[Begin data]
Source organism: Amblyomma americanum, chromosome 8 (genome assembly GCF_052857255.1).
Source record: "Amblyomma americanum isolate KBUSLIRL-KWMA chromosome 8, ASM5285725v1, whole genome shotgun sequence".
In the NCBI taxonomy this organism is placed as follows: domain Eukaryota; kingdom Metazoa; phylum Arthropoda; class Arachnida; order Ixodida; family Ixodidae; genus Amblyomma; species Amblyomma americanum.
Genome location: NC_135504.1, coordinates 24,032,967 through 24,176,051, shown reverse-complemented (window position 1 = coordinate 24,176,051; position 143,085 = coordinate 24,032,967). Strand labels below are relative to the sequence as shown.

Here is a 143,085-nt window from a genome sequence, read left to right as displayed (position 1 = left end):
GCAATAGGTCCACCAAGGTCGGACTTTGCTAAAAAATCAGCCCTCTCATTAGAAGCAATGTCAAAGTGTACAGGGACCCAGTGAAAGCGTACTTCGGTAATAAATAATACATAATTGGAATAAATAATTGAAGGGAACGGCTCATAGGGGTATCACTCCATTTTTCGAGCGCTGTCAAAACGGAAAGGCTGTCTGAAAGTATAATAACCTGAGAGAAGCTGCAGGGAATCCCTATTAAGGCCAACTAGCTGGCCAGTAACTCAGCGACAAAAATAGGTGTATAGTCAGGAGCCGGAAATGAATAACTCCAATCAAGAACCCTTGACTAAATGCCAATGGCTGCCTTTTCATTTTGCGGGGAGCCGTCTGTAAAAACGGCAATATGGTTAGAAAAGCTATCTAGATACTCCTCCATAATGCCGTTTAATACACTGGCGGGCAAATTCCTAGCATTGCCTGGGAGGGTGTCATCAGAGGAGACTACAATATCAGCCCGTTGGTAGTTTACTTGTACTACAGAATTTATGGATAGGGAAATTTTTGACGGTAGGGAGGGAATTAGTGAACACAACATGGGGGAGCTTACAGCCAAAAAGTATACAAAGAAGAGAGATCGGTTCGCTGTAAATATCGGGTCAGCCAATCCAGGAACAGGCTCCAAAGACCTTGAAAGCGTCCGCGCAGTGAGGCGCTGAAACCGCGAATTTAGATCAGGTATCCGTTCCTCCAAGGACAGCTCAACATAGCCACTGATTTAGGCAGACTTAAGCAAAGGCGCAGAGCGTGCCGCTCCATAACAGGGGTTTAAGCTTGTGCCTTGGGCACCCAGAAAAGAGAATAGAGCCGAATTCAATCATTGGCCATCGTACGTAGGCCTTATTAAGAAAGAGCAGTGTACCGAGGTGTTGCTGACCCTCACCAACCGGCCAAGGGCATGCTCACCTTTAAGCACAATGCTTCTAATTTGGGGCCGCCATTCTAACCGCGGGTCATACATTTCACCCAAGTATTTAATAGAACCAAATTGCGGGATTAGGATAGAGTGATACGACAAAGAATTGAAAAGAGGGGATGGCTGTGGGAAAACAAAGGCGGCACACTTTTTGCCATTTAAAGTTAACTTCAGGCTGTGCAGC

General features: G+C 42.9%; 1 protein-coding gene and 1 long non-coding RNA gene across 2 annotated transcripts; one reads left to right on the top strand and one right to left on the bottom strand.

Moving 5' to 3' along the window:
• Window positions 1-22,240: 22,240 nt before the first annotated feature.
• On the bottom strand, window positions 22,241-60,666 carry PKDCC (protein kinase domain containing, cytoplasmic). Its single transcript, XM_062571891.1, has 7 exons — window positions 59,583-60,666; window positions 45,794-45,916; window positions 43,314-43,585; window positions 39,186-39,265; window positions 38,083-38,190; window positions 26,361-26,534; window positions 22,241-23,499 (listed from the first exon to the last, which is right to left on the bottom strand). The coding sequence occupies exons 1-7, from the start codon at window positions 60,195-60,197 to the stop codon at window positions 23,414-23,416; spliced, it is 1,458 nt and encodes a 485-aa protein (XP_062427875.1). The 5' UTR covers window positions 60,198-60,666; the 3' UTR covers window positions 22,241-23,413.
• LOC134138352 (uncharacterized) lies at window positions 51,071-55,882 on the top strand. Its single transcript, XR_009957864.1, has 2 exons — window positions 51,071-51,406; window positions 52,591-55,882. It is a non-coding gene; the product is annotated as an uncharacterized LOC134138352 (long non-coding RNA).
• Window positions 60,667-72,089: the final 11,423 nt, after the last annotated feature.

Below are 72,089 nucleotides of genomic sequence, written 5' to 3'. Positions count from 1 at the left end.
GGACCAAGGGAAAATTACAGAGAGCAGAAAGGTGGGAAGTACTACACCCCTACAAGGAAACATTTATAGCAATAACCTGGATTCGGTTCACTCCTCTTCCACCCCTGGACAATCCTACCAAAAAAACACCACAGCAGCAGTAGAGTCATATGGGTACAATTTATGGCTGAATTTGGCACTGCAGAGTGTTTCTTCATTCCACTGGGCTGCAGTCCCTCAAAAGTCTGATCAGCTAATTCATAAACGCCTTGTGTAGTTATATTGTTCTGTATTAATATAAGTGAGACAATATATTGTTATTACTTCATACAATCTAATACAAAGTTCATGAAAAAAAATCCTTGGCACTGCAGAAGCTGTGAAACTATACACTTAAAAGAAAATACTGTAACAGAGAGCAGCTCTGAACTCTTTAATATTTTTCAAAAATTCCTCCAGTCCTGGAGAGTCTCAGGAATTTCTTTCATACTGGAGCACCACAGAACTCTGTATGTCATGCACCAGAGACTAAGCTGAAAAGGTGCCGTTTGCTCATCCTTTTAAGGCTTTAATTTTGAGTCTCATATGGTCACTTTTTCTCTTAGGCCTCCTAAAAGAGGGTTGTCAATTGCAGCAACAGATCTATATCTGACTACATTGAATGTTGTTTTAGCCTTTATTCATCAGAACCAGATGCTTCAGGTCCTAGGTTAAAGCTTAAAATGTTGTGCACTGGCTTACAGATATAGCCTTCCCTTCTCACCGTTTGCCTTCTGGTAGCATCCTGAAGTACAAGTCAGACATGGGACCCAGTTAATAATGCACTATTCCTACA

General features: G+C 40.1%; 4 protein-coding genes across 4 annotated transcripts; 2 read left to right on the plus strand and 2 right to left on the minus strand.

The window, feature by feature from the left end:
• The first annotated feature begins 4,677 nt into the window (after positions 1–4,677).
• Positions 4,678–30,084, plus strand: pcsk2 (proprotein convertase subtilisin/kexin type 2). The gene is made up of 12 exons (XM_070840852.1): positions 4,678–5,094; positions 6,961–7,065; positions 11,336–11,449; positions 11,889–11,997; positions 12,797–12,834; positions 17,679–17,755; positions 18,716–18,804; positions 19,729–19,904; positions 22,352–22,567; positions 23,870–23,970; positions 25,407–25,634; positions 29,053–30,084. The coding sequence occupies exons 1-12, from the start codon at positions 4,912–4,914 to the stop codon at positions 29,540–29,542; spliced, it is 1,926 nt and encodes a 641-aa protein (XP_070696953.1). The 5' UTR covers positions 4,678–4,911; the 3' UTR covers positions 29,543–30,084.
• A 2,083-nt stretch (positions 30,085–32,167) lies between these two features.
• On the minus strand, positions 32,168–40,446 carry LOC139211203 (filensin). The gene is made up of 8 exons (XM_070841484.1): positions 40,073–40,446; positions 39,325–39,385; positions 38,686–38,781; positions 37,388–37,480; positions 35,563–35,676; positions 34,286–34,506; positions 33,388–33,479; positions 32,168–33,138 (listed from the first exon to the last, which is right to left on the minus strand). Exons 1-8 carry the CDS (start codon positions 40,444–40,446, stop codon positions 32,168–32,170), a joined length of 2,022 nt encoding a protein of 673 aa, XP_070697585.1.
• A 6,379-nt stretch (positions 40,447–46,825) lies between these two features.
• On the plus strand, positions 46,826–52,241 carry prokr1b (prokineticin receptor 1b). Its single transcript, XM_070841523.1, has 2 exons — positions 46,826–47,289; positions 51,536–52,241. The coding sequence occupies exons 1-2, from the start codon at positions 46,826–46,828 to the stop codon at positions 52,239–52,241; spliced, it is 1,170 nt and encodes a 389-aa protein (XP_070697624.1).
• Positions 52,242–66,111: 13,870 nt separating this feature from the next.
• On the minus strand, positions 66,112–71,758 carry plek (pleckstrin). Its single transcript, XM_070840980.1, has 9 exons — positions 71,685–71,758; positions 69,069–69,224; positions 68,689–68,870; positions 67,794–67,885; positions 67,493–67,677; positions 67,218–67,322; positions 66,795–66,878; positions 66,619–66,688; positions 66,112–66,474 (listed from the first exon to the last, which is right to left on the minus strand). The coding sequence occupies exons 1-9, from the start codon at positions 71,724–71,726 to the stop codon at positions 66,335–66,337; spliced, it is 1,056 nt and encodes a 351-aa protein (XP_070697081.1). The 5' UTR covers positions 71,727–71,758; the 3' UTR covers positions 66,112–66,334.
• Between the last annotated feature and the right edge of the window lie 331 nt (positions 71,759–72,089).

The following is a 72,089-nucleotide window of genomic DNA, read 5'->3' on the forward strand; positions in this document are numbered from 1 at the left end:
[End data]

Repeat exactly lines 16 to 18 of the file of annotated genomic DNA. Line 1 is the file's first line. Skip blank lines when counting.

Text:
The window, feature by feature from the left end:
• The first annotated feature begins 4,677 nt into the window (after positions 1–4,677).
• Positions 4,678–30,084, plus strand: pcsk2 (proprotein convertase subtilisin/kexin type 2). The gene is made up of 12 exons (XM_070840852.1): positions 4,678–5,094; positions 6,961–7,065; positions 11,336–11,449; positions 11,889–11,997; positions 12,797–12,834; positions 17,679–17,755; positions 18,716–18,804; positions 19,729–19,904; positions 22,352–22,567; positions 23,870–23,970; positions 25,407–25,634; positions 29,053–30,084. The coding sequence occupies exons 1-12, from the start codon at positions 4,912–4,914 to the stop codon at positions 29,540–29,542; spliced, it is 1,926 nt and encodes a 641-aa protein (XP_070696953.1). The 5' UTR covers positions 4,678–4,911; the 3' UTR covers positions 29,543–30,084.